2 Replies Latest reply: Jan 23, 2013 9:27 AM by JayhawkCWE
JayhawkCWE Level 1 Level 1 (0 points)

Hi All,

 

I help a pro photographer out here and there and he's having serious Aperture problems.

 

He called me and told me that a card import hosed after two images and Aperture shut down.  I told him to hang tight and went over there.  I launched Aperture and it told me that Aperture frequently crashing could be a sign of a database problem and would I like to repair the database.  I said yes and it started with the progress bar.  It stayed at zero for about ten minutes then shot up to 99% in about another five minutes.  It has now been at 99% for about 16 hours. His library is VERY large.  Hundreds of gigabytes if not a terrabyte.  I've advised him to not let his libraries get that large in the future, but this is what it is.

 

How long could the db feasibly take to repair?  I'm wondering if it's stuck or if the library is just so friggin' huge that it's taking forever to repair the db.  Although, repairs usually go pretty quickly, it's the rebuilds that consume a lot of time correct?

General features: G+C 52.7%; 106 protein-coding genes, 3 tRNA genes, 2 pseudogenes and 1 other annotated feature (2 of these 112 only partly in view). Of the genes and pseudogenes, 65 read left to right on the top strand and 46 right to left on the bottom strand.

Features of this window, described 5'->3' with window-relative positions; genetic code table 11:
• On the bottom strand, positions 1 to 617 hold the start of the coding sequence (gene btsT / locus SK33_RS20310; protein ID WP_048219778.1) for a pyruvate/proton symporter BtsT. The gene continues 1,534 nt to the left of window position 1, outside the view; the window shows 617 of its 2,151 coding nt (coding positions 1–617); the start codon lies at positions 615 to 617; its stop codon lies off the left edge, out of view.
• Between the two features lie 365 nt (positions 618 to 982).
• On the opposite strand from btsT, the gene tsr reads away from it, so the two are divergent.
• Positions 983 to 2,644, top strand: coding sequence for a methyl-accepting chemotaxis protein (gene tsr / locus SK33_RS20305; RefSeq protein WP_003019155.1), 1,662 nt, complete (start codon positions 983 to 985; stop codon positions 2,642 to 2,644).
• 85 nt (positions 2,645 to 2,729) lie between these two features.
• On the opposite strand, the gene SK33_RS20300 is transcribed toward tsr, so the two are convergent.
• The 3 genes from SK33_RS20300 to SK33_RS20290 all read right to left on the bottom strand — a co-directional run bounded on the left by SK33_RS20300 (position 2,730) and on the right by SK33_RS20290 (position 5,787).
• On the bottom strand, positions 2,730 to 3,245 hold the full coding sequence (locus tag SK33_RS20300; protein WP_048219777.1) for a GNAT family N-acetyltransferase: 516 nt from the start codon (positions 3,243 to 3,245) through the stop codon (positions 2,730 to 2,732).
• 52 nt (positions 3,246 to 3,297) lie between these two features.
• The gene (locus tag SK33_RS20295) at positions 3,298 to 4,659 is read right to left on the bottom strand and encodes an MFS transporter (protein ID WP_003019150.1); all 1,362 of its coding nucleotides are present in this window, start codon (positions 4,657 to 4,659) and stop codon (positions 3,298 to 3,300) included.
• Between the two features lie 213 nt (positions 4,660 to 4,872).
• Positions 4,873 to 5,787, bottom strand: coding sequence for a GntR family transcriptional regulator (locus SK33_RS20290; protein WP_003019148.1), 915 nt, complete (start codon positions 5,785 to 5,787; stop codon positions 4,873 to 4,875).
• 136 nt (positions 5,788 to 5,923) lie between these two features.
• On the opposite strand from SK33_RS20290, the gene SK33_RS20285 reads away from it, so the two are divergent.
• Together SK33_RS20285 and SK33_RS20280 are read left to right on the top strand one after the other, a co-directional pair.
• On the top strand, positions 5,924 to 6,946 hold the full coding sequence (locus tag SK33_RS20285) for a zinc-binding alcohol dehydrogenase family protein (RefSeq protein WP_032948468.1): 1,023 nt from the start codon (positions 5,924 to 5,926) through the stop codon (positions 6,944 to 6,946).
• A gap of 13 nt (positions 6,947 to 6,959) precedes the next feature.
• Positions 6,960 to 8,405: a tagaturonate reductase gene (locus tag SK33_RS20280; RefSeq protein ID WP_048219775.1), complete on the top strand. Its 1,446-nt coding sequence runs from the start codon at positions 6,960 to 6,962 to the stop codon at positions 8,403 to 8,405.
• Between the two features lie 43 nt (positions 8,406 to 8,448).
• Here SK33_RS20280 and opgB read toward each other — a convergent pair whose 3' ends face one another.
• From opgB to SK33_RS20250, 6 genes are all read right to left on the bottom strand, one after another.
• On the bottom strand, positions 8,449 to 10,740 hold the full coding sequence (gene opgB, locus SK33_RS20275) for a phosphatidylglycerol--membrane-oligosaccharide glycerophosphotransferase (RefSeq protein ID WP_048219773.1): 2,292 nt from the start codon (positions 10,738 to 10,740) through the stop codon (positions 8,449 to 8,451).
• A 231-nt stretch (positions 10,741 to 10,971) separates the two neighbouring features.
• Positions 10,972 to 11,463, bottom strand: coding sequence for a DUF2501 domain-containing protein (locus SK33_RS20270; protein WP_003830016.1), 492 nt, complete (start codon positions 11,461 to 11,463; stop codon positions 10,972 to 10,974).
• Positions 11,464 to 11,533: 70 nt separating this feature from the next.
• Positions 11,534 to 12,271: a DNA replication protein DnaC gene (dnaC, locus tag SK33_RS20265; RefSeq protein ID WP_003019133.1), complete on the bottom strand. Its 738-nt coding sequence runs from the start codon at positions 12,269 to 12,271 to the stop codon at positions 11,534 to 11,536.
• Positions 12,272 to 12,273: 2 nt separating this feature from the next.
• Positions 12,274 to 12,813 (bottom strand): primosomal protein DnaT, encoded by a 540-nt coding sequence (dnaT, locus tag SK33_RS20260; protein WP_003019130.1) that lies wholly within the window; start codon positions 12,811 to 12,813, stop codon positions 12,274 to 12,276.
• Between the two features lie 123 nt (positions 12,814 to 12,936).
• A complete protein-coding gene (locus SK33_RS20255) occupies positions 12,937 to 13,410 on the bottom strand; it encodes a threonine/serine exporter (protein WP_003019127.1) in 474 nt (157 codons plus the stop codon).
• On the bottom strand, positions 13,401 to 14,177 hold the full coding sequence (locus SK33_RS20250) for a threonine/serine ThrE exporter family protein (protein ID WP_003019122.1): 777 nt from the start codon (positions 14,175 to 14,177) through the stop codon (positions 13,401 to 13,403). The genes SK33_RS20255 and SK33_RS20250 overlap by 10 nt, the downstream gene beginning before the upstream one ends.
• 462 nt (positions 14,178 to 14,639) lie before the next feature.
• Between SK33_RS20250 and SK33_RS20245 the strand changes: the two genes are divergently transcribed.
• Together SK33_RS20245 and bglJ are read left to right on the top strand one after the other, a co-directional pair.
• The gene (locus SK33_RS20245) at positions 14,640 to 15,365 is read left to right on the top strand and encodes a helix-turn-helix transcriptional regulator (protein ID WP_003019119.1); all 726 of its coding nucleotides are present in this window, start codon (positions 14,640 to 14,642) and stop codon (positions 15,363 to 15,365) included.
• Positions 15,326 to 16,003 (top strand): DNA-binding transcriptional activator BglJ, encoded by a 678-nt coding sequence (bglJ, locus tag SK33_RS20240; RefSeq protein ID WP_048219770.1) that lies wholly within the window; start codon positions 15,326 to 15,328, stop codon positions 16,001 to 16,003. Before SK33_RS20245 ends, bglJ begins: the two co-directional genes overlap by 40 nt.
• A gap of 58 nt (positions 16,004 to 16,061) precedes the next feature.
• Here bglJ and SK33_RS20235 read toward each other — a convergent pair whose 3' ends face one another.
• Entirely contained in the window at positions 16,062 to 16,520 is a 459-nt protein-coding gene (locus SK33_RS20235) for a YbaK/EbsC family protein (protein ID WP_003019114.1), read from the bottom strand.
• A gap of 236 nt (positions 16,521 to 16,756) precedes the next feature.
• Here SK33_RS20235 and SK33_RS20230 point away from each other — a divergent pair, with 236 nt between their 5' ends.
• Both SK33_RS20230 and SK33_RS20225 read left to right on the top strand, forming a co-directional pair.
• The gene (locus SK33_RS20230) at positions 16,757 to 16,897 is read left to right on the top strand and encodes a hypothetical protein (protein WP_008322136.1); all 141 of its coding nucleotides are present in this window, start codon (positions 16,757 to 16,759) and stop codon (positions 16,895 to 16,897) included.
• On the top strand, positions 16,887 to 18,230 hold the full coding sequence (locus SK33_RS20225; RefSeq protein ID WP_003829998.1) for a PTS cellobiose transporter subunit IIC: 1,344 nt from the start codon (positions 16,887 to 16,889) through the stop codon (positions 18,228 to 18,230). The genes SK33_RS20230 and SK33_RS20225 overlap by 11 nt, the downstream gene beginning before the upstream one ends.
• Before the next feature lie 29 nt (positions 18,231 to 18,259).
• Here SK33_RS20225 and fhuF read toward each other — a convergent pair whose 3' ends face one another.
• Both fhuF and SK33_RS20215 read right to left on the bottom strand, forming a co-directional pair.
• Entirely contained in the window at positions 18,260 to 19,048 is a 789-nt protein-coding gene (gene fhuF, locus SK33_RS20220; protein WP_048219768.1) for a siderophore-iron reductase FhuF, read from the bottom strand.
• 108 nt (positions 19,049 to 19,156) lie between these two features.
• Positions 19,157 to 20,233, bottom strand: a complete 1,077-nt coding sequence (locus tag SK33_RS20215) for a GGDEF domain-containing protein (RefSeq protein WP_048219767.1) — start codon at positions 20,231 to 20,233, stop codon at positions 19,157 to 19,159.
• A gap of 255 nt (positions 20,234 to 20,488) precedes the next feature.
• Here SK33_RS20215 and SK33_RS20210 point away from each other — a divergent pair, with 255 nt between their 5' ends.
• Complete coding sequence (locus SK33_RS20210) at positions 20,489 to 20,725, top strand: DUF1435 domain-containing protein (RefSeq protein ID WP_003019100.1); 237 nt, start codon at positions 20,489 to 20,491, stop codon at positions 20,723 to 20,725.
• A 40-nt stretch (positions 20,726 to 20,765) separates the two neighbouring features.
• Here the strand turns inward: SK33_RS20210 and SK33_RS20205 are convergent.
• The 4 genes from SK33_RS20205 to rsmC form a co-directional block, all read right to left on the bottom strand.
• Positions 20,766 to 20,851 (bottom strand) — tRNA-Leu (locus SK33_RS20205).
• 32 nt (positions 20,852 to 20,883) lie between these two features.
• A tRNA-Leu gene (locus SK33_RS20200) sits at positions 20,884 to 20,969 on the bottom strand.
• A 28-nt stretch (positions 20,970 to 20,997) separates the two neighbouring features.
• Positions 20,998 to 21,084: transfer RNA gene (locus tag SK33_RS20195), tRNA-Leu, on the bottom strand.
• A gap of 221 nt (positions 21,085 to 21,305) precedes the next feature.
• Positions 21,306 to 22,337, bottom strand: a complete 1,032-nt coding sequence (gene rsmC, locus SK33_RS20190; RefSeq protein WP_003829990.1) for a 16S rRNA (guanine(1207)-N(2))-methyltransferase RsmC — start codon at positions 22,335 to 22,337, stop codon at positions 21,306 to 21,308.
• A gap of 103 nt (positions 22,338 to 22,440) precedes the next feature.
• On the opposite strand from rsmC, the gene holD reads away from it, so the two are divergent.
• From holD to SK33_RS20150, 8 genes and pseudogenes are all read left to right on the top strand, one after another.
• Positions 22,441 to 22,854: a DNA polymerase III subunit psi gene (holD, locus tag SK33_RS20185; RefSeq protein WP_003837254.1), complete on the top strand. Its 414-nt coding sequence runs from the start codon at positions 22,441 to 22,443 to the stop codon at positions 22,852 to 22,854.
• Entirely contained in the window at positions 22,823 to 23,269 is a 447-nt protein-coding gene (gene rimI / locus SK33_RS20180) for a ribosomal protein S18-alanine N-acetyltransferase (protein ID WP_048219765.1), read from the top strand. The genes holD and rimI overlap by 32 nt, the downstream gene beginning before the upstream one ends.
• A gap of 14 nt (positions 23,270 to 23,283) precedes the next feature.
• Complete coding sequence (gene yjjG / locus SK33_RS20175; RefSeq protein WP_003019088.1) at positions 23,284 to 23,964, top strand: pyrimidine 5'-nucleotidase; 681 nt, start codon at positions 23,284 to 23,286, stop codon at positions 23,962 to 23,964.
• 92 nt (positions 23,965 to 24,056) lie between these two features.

Anyway, any advice on how to proceed?  It probably needs to be rebuilt, but should I tell him to force quit out of Aperture now or wait?

 

Thanks in advance!

  • Kirby Krieger Level 6 Level 6 (12,470 points)

    Do not force quit -- it will not help, and will likely make things worse.

     

    LET IT RUN.  

     

    It may take 40 or even fifty hours.

     

    I have never seen a repair not complete.  Best to leave the computer alone.  Make sure it is plugged in and not set to power-down.

     

    If repair is successful, there is no reason to rebuild.

     

    Your client is up against one of the strange limits of a huge database:  the work can be done, but at a time scale that is inconvenient to the user.  Splitting the Library will make these whole-database administrative tasks quicker, but at a significant cost in usability.

  • JayhawkCWE Level 1 Level 1 (0 points)

    Thanks.  I'll advise him to let it continue running.